The relationship between global/corporate and local/regional marketing can sometimes get strained, what’s the key to a successful relationship?

Most companies, specially now with the global pandemic, are doing more with less.

So, many organisations are restructuring and centralising their marketing functions to optimise resources and deliver better results. It makes sense – global enterprises usually have global go-to-market strategies and capabilities, so global marketing can make the company more efficient. But to be successfully executed it needs to get buy-in at a country level. Regional marketing needs to be closely aligned with the global teams but there is always potential for some power struggle so regional has to be prepared to relinquish some of their control. Conversely, the global team needs to involve key local stakeholders in the initial stages of the global campaigns and be prepared to cater for local differences.

What advice could you offer any local marketers at firms who are struggling with the global/corporate relationship?

Global marketing is usually part of the corporate goal so there is no point in resisting, the key for a win-win outcome is cooperation – local marketers can assist by removing local roadblocks and building bridges with the global team.

If you were told you could only report on 3 key metrics, what would they be?

When I think of metrics, I cannot help but think of a quote that’s attributed to Einstein: “Not everything that can be counted counts, and not everything that counts can be counted.”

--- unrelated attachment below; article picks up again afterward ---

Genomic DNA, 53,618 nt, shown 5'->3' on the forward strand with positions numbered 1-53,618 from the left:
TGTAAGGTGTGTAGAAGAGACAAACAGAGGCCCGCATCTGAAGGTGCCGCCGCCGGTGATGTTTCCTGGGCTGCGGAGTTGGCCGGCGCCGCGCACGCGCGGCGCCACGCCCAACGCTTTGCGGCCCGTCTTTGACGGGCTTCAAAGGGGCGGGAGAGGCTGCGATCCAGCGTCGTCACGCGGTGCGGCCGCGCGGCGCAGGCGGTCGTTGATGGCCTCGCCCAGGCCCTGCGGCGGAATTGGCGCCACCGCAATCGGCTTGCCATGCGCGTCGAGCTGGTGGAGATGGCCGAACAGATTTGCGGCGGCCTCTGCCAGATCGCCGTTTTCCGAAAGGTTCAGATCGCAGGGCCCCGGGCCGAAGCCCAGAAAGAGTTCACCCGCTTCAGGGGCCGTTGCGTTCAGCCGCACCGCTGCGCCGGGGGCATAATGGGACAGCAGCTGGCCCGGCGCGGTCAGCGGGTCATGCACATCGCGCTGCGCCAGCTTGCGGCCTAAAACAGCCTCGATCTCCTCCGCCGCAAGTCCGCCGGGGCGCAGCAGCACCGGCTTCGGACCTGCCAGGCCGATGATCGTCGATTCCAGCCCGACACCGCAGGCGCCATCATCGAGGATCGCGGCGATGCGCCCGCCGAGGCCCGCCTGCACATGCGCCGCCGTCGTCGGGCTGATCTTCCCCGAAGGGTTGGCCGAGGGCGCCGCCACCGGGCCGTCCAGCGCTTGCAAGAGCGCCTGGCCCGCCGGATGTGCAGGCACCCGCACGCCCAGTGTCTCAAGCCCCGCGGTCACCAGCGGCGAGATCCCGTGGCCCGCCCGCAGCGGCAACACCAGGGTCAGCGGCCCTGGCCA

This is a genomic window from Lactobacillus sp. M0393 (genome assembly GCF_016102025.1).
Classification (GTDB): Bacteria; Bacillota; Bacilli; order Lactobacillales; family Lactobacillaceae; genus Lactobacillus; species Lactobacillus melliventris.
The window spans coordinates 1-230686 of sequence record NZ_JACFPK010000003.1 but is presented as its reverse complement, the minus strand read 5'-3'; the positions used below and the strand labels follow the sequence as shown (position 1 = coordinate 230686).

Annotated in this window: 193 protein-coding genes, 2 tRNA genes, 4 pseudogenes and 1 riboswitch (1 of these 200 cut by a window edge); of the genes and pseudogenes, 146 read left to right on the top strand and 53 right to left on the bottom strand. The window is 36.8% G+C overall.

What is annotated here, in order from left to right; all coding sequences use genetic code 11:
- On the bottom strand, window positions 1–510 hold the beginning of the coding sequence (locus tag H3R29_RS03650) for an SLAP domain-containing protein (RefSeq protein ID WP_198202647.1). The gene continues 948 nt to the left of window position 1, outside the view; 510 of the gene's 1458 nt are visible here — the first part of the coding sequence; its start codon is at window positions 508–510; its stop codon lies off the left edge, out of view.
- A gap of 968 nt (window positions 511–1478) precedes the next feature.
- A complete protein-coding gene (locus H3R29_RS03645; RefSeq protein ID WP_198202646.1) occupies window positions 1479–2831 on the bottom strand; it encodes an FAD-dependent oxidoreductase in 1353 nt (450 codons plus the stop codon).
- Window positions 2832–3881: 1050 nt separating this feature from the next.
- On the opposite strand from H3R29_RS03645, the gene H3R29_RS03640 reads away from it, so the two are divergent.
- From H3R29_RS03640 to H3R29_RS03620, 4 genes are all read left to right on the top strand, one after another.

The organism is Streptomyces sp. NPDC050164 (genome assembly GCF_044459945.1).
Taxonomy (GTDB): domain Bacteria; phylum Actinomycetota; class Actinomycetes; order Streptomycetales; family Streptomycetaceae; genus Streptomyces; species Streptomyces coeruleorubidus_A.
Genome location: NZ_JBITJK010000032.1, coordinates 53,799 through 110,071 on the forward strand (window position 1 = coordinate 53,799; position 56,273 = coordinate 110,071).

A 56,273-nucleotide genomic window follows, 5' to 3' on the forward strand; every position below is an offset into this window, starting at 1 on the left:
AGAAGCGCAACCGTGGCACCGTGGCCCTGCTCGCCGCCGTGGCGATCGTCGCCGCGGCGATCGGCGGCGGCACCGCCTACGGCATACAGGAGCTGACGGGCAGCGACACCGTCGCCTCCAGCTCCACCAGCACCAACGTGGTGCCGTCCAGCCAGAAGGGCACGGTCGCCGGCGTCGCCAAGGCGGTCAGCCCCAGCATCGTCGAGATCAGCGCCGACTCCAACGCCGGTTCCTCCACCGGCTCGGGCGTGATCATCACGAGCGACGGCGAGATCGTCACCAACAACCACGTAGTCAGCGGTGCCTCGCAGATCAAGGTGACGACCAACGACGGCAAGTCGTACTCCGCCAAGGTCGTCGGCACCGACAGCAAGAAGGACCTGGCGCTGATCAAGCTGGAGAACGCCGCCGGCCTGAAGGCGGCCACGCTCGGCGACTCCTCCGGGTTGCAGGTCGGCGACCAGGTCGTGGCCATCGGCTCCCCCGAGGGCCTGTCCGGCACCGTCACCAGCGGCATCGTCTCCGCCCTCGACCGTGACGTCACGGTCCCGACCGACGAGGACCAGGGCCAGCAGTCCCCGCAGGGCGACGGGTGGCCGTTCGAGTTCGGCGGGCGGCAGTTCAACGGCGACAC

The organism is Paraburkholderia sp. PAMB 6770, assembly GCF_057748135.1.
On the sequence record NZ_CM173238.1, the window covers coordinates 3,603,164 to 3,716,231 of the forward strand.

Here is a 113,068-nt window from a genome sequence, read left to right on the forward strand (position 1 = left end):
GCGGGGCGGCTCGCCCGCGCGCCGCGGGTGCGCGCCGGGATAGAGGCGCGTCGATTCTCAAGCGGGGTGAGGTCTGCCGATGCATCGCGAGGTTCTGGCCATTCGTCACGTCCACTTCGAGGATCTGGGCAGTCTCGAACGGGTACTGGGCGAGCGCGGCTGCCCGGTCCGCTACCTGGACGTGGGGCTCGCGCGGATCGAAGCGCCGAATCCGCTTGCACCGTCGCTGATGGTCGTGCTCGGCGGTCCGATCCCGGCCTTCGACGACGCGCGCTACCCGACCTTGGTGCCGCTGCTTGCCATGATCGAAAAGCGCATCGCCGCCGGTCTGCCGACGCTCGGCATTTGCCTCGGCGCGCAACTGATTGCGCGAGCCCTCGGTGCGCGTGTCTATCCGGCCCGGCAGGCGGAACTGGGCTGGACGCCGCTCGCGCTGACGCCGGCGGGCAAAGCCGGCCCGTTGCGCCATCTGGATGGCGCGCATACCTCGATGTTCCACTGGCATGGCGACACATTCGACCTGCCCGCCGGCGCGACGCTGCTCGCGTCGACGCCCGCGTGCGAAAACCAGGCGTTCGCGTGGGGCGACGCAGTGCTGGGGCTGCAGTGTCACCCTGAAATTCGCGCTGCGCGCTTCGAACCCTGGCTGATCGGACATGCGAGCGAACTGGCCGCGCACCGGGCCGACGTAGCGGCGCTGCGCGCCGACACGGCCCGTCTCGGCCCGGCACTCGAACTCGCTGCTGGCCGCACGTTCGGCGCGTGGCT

These days we can count all our marketing activity but it’s hard to identify what is really driving demand. We can count our MQLs but do we really know all elements that influenced them? You generate MQLs when you build connections with your audience and win their trust. So, if I could only measure 3 elements:

  • Social engagement – because it helps understand the overall quality and creativity of your content.
  • Website traffic – as it’s important to understand where your traffic is coming from, what keywords or queries customers are using to get to your website.
  • Marketing generated leads – your program needs to generate revenue.

Finally, thinking back over your career to date, what’s the best piece of marketing advice you’ve ever been given?

When I returned to work after my second maternity leave in 2009 it felt like the world of marketing had changed. I recall thinking of what my dad used to say ‘never stop learning’. It was wise advice 40 years ago and could not be more relevant today. To keep up with changes in consumer behaviour, technology, organisational transformation and general market trends we have to be curious, investigate, question and look for answers, and keep honning new skills.